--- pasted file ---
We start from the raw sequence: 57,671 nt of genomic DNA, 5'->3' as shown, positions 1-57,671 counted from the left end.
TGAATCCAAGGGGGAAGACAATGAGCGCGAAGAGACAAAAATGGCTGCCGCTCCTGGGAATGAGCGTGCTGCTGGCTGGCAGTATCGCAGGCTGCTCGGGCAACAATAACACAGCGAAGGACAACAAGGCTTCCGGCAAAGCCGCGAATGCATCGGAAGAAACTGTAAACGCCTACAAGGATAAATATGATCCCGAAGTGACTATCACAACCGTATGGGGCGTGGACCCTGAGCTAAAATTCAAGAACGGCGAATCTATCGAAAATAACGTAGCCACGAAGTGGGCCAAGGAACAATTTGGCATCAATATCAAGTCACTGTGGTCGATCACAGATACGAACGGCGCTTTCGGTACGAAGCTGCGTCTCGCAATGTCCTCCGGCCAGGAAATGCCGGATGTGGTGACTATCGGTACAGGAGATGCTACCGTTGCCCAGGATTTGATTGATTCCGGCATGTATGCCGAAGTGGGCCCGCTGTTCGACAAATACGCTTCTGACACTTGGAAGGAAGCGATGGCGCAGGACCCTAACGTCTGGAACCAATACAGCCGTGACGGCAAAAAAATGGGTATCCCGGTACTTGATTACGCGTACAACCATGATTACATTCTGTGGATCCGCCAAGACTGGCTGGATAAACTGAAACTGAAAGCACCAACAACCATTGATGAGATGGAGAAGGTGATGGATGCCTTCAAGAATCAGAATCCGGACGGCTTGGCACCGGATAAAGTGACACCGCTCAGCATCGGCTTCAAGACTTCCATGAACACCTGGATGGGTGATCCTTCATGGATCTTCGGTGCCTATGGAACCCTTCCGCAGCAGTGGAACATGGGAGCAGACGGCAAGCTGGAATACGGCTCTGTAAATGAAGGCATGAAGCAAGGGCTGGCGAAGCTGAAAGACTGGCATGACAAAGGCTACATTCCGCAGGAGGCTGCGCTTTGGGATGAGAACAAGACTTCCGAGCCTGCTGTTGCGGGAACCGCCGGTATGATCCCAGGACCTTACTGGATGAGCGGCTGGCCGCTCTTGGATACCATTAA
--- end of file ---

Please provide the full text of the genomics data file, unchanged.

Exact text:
We start from the raw sequence: 57,671 nt of genomic DNA, 5'->3' as shown, positions 1-57,671 counted from the left end.
TGAATCCAAGGGGGAAGACAATGAGCGCGAAGAGACAAAAATGGCTGCCGCTCCTGGGAATGAGCGTGCTGCTGGCTGGCAGTATCGCAGGCTGCTCGGGCAACAATAACACAGCGAAGGACAACAAGGCTTCCGGCAAAGCCGCGAATGCATCGGAAGAAACTGTAAACGCCTACAAGGATAAATATGATCCCGAAGTGACTATCACAACCGTATGGGGCGTGGACCCTGAGCTAAAATTCAAGAACGGCGAATCTATCGAAAATAACGTAGCCACGAAGTGGGCCAAGGAACAATTTGGCATCAATATCAAGTCACTGTGGTCGATCACAGATACGAACGGCGCTTTCGGTACGAAGCTGCGTCTCGCAATGTCCTCCGGCCAGGAAATGCCGGATGTGGTGACTATCGGTACAGGAGATGCTACCGTTGCCCAGGATTTGATTGATTCCGGCATGTATGCCGAAGTGGGCCCGCTGTTCGACAAATACGCTTCTGACACTTGGAAGGAAGCGATGGCGCAGGACCCTAACGTCTGGAACCAATACAGCCGTGACGGCAAAAAAATGGGTATCCCGGTACTTGATTACGCGTACAACCATGATTACATTCTGTGGATCCGCCAAGACTGGCTGGATAAACTGAAACTGAAAGCACCAACAACCATTGATGAGATGGAGAAGGTGATGGATGCCTTCAAGAATCAGAATCCGGACGGCTTGGCACCGGATAAAGTGACACCGCTCAGCATCGGCTTCAAGACTTCCATGAACACCTGGATGGGTGATCCTTCATGGATCTTCGGTGCCTATGGAACCCTTCCGCAGCAGTGGAACATGGGAGCAGACGGCAAGCTGGAATACGGCTCTGTAAATGAAGGCATGAAGCAAGGGCTGGCGAAGCTGAAAGACTGGCATGACAAAGGCTACATTCCGCAGGAGGCTGCGCTTTGGGATGAGAACAAGACTTCCGAGCCTGCTGTTGCGGGAACCGCCGGTATGATCCCAGGACCTTACTGGATGAGCGGCTGGCCGCTCTTGGATACCATTAA